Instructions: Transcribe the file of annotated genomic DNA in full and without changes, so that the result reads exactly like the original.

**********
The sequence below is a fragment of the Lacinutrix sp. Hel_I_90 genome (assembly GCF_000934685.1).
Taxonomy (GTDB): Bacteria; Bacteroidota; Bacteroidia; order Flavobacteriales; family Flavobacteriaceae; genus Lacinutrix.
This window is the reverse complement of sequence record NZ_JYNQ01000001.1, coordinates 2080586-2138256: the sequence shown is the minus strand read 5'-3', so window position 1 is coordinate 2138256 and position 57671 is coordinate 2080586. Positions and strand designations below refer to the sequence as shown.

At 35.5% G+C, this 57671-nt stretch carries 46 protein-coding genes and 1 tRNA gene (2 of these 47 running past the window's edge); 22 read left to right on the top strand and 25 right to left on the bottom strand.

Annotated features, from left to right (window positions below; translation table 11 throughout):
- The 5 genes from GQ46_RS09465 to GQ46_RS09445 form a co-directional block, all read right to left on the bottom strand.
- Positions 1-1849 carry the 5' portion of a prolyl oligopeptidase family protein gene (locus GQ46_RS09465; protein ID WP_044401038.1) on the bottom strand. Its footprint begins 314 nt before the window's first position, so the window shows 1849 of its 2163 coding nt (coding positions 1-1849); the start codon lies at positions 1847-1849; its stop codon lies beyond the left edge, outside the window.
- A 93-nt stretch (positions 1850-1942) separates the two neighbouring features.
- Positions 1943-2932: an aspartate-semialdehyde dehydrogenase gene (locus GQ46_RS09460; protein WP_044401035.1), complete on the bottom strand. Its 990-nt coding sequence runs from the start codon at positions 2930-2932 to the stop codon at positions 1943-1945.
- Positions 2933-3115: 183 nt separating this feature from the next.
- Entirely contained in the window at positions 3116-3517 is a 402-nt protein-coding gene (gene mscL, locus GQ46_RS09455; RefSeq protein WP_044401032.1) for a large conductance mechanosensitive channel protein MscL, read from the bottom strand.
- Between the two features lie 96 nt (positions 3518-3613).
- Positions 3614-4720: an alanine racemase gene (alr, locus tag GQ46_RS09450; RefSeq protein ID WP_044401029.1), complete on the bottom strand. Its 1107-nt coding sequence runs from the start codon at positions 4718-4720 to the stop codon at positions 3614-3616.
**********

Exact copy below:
The sequence below is a fragment of the Lacinutrix sp. Hel_I_90 genome (assembly GCF_000934685.1).
Taxonomy (GTDB): Bacteria; Bacteroidota; Bacteroidia; order Flavobacteriales; family Flavobacteriaceae; genus Lacinutrix.
This window is the reverse complement of sequence record NZ_JYNQ01000001.1, coordinates 2080586-2138256: the sequence shown is the minus strand read 5'-3', so window position 1 is coordinate 2138256 and position 57671 is coordinate 2080586. Positions and strand designations below refer to the sequence as shown.

At 35.5% G+C, this 57671-nt stretch carries 46 protein-coding genes and 1 tRNA gene (2 of these 47 running past the window's edge); 22 read left to right on the top strand and 25 right to left on the bottom strand.

Annotated features, from left to right (window positions below; translation table 11 throughout):
- The 5 genes from GQ46_RS09465 to GQ46_RS09445 form a co-directional block, all read right to left on the bottom strand.
- Positions 1-1849 carry the 5' portion of a prolyl oligopeptidase family protein gene (locus GQ46_RS09465; protein ID WP_044401038.1) on the bottom strand. Its footprint begins 314 nt before the window's first position, so the window shows 1849 of its 2163 coding nt (coding positions 1-1849); the start codon lies at positions 1847-1849; its stop codon lies beyond the left edge, outside the window.
- A 93-nt stretch (positions 1850-1942) separates the two neighbouring features.
- Positions 1943-2932: an aspartate-semialdehyde dehydrogenase gene (locus GQ46_RS09460; protein WP_044401035.1), complete on the bottom strand. Its 990-nt coding sequence runs from the start codon at positions 2930-2932 to the stop codon at positions 1943-1945.
- Positions 2933-3115: 183 nt separating this feature from the next.
- Entirely contained in the window at positions 3116-3517 is a 402-nt protein-coding gene (gene mscL, locus GQ46_RS09455; RefSeq protein WP_044401032.1) for a large conductance mechanosensitive channel protein MscL, read from the bottom strand.
- Between the two features lie 96 nt (positions 3518-3613).
- Positions 3614-4720: an alanine racemase gene (alr, locus tag GQ46_RS09450; RefSeq protein ID WP_044401029.1), complete on the bottom strand. Its 1107-nt coding sequence runs from the start codon at positions 4718-4720 to the stop codon at positions 3614-3616.